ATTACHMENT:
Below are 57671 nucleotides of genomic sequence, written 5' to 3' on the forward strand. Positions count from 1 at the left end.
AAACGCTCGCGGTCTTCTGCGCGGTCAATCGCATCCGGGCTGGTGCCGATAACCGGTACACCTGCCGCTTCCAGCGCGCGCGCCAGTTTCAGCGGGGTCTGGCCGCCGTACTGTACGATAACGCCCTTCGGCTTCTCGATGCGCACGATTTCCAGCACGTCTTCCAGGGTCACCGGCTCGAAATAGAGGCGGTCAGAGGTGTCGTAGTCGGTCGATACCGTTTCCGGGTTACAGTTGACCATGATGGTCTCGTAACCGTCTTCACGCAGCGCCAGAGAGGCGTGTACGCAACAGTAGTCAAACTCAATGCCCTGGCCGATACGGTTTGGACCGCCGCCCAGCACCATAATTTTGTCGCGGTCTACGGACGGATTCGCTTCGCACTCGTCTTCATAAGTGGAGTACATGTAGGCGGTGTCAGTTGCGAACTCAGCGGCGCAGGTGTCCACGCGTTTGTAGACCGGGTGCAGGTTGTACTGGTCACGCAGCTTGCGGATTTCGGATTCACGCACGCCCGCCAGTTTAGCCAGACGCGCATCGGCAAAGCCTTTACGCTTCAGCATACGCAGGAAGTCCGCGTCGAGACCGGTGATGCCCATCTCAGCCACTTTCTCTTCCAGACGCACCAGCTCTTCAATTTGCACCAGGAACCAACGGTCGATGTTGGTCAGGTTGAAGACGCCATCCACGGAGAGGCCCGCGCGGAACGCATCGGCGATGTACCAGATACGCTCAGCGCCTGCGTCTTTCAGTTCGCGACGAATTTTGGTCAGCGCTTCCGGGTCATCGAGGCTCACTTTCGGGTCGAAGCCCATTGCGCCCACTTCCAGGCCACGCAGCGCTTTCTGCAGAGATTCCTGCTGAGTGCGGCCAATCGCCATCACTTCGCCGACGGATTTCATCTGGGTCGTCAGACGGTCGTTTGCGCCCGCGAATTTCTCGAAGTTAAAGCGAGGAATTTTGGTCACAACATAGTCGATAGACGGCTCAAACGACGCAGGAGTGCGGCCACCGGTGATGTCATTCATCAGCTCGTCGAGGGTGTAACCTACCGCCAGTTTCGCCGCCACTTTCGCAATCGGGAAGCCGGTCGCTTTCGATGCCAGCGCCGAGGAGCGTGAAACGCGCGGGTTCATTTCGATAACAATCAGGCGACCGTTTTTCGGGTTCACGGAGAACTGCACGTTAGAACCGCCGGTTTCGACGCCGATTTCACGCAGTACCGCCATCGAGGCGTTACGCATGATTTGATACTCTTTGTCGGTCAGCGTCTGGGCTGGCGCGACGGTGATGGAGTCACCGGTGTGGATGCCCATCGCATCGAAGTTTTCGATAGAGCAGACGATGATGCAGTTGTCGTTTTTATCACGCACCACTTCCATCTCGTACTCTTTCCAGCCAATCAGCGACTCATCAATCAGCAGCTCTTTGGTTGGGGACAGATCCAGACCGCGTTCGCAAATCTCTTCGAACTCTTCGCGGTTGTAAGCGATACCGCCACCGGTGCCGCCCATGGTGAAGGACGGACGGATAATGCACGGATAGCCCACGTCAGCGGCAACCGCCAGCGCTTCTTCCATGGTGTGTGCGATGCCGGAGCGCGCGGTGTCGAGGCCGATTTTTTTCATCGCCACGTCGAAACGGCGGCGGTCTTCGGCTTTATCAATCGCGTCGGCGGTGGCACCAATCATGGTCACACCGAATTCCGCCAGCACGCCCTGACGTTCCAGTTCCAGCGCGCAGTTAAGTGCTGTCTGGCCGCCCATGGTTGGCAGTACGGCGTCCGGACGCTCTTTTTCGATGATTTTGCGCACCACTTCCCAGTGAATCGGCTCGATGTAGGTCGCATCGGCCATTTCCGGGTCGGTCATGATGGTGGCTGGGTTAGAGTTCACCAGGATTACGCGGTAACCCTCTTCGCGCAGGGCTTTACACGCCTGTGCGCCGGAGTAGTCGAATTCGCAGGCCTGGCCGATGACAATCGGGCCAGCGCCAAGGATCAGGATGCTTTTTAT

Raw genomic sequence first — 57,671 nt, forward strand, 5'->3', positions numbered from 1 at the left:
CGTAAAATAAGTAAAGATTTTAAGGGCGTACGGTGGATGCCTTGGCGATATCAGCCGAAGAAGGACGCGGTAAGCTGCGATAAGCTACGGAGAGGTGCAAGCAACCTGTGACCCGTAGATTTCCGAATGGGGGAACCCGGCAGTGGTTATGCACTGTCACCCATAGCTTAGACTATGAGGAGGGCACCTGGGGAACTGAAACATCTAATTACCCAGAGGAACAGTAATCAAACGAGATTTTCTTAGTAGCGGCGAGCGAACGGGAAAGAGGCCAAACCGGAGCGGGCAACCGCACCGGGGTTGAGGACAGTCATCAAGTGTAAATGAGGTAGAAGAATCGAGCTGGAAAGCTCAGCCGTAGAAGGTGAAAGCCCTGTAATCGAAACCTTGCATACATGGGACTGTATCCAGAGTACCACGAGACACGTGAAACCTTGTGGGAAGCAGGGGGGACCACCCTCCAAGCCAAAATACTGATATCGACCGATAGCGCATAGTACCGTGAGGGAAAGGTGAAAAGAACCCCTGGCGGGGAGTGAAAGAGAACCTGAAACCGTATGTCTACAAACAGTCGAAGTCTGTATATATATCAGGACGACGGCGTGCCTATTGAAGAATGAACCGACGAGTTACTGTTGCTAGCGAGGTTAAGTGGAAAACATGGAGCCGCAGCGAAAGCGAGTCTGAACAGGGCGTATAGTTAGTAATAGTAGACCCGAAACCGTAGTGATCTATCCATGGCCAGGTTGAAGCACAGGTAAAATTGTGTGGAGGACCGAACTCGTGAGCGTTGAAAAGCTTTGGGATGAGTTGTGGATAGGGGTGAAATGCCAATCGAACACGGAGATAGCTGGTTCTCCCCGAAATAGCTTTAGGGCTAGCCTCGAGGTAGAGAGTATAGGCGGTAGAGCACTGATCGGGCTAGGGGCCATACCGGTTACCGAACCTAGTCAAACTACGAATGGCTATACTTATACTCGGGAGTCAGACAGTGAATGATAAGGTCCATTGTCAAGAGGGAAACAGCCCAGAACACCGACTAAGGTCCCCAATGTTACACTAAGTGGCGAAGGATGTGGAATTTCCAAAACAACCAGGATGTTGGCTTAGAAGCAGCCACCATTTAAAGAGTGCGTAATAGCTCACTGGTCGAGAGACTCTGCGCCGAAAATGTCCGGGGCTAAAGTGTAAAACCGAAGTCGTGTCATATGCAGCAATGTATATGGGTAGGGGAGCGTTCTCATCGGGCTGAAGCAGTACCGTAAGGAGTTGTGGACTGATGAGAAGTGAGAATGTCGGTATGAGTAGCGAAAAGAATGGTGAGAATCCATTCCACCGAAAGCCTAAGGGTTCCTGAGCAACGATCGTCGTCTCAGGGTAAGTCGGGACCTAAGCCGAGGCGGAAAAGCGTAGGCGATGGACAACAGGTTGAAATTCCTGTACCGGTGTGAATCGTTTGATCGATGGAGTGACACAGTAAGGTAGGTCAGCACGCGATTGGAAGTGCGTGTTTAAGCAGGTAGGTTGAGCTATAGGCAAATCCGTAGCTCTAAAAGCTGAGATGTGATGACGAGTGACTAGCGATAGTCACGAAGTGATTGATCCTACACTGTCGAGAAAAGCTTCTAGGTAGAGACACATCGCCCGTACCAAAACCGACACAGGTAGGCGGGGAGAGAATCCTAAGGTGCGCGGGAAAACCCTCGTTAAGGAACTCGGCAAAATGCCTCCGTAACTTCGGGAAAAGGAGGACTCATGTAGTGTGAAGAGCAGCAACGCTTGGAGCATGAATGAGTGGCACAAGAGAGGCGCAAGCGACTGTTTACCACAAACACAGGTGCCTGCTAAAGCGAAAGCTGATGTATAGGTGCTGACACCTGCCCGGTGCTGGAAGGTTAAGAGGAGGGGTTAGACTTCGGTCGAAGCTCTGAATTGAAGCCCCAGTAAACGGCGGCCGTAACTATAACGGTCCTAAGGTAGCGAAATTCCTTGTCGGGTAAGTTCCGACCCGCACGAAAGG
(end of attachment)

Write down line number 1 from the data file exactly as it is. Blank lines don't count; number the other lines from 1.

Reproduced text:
Below are 57671 nucleotides of genomic sequence, written 5' to 3' on the forward strand. Positions count from 1 at the left end.